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David for his other kingdoms, The zeal of thy house hath eaten me up ;' that the endowing of bishoprics, the erecting of colleges, the buying out of impropriations, the assigning of glebes, the repairing of old and the erecting of new churches, hath consumed and taken up all, or the far greater part, of his revenues in Scotland and Ireland."


The wisdom of the king is extolled in terms of the grossest adulation; but from the following enu- meration of the advancement of the various interests of the three kingdoms during his reign, the impartial historian will find little to subtract:...." The Scotish feuds quite abolished, the schools of the prophets new adorned, all kind of learning highly improved, manufactures at home daily invented, trading abroad exceedingly multiplied, the borders of Scotland peaceably governed, the north of Ireland religiously planted, the East India well traded, Persia, China and the Mogor visited, lastly, all the ports of Europe, Asia, Africa and America to our red crossed freed and opened. And they are all the actions and true born children of king James his peace."

It is somewhat singular that, in the enumeration of king James's merits with respect to religion, the bishop should have omitted all mention of his care for the completion of a new version of the bible. This great work was undertaken in performance of a promise made by the king at the Hampton-court

* Somers Tracts, vol. ii. p. 33. 3rd edit.


conference, and Dr. Reynolds, the great champion of the puritans, by whom it was there suggested, was one of the divines engaged in its execution. The translators were in number forty-seven; they were divided into six companies, to each of which a portion of the scriptures was assigned. Rules for their proceeding were drawn up by his majesty himself, with great attention and apparently with much prudence. Nearly three years were occupied in the task; and it was not till 1611 that the book appeared in print with a well-merited dedication to the king. This is the authorised version of the present day; and, with some allowances for the subsequent advancement of the science of biblical criticism, it has constantly been regarded by the best judges as a very honorable monument of the learning, skill and diligence of the translators.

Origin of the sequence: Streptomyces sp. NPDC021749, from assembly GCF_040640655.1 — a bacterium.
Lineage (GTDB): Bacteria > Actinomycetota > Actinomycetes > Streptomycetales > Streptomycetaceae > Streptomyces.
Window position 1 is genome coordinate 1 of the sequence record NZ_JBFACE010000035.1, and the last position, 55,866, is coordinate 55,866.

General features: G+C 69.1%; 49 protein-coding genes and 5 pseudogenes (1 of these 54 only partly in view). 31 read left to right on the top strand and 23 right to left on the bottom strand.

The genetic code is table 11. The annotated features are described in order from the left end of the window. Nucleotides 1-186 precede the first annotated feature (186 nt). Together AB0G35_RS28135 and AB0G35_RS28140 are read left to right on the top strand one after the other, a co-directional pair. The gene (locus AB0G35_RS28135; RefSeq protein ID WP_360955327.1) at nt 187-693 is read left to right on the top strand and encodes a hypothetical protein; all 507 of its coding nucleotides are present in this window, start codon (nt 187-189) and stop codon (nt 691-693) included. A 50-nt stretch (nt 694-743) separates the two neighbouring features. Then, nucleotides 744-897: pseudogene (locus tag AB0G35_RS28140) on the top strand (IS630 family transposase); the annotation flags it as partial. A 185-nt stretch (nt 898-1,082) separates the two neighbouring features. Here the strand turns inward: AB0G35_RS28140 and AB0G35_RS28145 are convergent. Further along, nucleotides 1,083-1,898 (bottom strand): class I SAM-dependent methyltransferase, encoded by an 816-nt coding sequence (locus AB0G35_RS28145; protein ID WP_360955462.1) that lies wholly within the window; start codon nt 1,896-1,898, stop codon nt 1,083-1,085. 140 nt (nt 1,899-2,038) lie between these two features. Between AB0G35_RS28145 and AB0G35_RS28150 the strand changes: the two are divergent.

The appearance of king James's bible forms also one of the most important events in the history of the English language; it had the immediate effect of recommending to common use a very considerable number of words derived from the learned languages, for which the translators had been unable to find equivalents in the current English of the time. At present it performs a service of an opposite nature, and keeps in use, or at least in remembrance, many valuable words and expressive idioms which would otherwise have been rejected with disdain by the fastidiousness of modern taste, as homely and familiar.

Some attempts have been made by the eulogists


of James I. to affix to his name the title of The Just; but impartial posterity has refused to confirm an addition so glorious: Justice is the virtue of great minds, and the praise of general good intention is the utmost that can be conceded to a prince so habitually swayed by fear, by prejudice and by private affections.



ABBOT, archbishop, 366, ii. 5.-
Counsels respecting Bohemian
affairs, 145.—Involuntary homi-
cide, 259

Allegiance, oath of, 319,-persons